US unveils new initiative to grasp Africa’s huge commercial potential
WINDHOEK – The United States of America has unveiled an initiative called ‘Prosper Africa’ through which it aims to substantially increase two-way trade and investment with Africa. This ambitious initiative, which aligns with the Trump administration’s Africa strategy, was unveiled in Windhoek on Friday by US Ambassador Lisa Johnson, and counters US investment flows that have in recent years remained relatively flat compared to countries like China, India and France.
Prosper Africa was first introduced by US National Security Adviser John Bolton in December 2018, when he said it aims to promote prosperity, security, and stability in US-Africa relations. The initiative by the US confirms the Trump administration’s prioritisation of trade and investment to reach the three stated objectives and to get into the commercial game on a continent where combined consumer and business spending is expected to reach US$6.7 trillion (more than N$94 trillion) by 2030.
“This approach unlocks opportunities to do business in Africa, benefiting companies, investors and workers both in Africa and the United States,” noted Johnson, speaking at the American Cultural Centre in the heart of Windhoek’s central business district.
Johnson confirmed that Prosper Africa, as a new initiative, emphasises the value of bringing US and African private sectors together to achieve common goals and called it a strategic investment in Africa’s future. She added that the US model of partnership, including with Namibia, “offers sustainable, empowering avenues for economic development and growth that will make both our nations stronger, our people better off, and our futures brighter”.
“American companies not only bring significant capital, innovation and proven solutions, but adhere to the highest standards of transparency, quality, and social responsibility. A greater connection between the US and African private sectors will expand markets for US goods and services and contribute to more self-reliant, prosperous and stable African countries,” Johnson continued.
She stated that trade and investment is the chosen area to support jobs in the United States and Africa and to ensure US companies can compete on a level playing field. According to Johnson, Prosper Africa will strengthen bilateral ties with African partners to grow the middle class across the continent and to support African partner states in enhancing good governance, rule of law and transparent, fair commercial practices.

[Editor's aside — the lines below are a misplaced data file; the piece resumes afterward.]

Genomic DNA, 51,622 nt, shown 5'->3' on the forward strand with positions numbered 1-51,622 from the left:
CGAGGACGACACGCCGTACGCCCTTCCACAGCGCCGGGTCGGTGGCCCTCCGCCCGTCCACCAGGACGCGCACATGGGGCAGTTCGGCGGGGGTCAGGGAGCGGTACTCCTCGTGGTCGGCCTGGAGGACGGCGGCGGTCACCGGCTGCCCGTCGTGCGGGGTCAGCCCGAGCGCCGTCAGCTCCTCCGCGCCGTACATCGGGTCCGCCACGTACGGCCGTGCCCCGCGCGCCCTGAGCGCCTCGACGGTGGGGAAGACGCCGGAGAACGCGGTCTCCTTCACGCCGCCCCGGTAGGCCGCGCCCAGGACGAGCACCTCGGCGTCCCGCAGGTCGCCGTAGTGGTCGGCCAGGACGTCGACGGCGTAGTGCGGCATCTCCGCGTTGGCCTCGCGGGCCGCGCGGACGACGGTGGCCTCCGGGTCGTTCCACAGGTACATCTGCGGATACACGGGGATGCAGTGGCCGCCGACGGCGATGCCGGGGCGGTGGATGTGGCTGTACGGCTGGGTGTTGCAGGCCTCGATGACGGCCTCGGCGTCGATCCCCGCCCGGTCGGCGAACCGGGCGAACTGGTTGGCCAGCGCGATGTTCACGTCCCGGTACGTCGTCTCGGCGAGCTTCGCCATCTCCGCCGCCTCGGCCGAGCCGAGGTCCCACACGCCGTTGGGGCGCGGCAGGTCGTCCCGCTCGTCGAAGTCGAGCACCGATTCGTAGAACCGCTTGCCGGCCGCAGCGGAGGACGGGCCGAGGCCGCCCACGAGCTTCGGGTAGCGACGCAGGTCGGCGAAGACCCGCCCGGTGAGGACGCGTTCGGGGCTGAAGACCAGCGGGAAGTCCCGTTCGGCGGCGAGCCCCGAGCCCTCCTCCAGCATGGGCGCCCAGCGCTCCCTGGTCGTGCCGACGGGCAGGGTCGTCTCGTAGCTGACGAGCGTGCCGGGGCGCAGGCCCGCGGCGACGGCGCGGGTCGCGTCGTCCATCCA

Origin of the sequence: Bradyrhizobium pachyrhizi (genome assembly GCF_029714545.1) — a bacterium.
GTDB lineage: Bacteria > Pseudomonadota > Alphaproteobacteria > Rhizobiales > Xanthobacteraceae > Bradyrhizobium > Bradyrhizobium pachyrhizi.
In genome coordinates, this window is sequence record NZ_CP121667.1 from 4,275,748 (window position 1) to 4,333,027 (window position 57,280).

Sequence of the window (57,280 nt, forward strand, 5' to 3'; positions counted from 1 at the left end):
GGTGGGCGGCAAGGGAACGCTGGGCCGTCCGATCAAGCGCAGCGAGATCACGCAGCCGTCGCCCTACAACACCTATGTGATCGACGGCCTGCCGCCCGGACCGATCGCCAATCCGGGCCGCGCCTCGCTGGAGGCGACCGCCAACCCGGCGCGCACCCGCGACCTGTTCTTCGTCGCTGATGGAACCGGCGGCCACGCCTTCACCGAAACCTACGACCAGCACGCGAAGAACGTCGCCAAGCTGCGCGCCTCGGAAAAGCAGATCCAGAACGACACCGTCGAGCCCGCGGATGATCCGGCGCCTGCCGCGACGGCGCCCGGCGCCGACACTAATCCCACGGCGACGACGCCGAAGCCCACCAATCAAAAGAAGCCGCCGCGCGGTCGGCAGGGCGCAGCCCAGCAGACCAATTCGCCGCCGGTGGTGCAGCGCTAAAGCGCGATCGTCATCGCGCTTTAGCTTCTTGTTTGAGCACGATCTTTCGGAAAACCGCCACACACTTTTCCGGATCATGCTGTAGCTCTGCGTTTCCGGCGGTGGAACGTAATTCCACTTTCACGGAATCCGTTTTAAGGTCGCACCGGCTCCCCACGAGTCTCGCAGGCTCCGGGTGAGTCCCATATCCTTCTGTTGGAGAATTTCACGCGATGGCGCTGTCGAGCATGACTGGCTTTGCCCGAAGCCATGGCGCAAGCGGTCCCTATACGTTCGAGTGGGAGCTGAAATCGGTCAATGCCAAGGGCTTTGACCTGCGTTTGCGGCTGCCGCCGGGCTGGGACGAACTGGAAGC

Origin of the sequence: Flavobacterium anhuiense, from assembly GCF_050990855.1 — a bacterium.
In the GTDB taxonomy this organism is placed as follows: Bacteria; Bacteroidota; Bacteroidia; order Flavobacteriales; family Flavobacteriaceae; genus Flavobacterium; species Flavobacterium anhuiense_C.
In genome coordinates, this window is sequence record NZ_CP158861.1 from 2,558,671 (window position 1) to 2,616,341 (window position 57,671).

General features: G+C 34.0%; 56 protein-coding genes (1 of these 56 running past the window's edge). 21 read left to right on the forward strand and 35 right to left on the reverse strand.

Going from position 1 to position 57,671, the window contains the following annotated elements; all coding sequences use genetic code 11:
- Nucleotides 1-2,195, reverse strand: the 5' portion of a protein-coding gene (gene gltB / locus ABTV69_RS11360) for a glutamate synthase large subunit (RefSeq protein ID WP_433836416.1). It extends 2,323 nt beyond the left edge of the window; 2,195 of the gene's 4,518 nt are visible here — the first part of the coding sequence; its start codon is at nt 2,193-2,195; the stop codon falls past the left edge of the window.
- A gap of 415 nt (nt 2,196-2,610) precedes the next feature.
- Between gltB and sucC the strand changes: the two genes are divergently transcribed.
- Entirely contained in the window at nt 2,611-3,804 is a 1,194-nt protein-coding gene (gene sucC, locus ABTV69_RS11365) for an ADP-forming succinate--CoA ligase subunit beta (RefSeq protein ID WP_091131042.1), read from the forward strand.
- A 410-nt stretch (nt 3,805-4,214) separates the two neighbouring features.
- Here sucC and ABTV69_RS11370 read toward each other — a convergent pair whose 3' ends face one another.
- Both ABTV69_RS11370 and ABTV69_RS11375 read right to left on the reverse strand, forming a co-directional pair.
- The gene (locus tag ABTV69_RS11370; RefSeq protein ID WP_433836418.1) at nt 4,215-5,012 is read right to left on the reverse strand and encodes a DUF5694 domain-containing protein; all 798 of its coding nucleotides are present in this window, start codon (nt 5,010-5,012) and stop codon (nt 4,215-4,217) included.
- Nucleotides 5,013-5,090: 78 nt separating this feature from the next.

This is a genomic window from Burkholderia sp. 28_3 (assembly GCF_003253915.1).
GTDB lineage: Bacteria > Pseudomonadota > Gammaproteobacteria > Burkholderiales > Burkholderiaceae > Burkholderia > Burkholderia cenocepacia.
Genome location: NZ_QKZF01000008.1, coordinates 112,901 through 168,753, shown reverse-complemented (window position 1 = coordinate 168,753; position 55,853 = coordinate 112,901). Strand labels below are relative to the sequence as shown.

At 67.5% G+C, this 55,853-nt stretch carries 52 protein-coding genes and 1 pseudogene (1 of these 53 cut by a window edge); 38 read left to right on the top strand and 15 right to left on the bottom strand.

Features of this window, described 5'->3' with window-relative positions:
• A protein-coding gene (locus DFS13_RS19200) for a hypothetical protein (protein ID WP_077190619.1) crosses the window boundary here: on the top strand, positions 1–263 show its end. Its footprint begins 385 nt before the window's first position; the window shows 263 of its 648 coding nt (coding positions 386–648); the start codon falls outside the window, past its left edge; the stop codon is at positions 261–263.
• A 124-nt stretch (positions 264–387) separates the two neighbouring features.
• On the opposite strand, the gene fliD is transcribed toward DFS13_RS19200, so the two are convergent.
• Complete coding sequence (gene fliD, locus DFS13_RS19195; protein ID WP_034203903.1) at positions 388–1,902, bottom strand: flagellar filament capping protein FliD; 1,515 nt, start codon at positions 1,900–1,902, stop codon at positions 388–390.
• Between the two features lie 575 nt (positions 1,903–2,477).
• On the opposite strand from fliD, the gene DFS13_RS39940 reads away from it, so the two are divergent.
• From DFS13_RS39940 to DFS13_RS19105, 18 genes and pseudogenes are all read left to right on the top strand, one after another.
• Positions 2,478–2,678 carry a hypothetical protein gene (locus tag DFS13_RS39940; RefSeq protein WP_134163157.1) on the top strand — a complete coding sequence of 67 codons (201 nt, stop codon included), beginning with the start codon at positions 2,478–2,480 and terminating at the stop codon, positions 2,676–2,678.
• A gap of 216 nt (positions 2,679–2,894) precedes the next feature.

Johnson further outlined that in building on the US government’s already robust presence in Africa, more than 15 US agencies are working together to modernise and synchronise US capabilities and efforts, facilitate transactions and foster fair and accessible business climates and robust financial sectors.
Despite US and Africa trading flows being mostly stagnant, the US has been present through some of the most transformative programs on the continent, including the US President’s Emergency Plan for AIDS Relief (PEPFAR), supporting more than 14 million people with antiretroviral medication, as well as the US Millennium Challenge Corporation (MCC), which has provided grants to qualifying African countries to address constraints to growth, including infrastructure.
Speaking in Mozambique recently, US Deputy Secretary of Commerce, Karen Dunn, said: “We know the US government can and must do more to capitalise on competitive advantages of US companies and the entrepreneurial spirit of the African people, hence I am proud to roll out the administration’s new signature initiative, Prosper Africa.”
According to the administrator for the United States Agency for International Development (USAID), Mark Green: “Prosper Africa is not a new program. It’s a new way of doing business. It capitalises on the reauthorization of EXIM Bank and the new Development Finance Corporation. And, it makes the full suite of US government networks and resources available and accessible to importers, exporters and investors.”
2019-07-15 10:03:58 | 11 months ago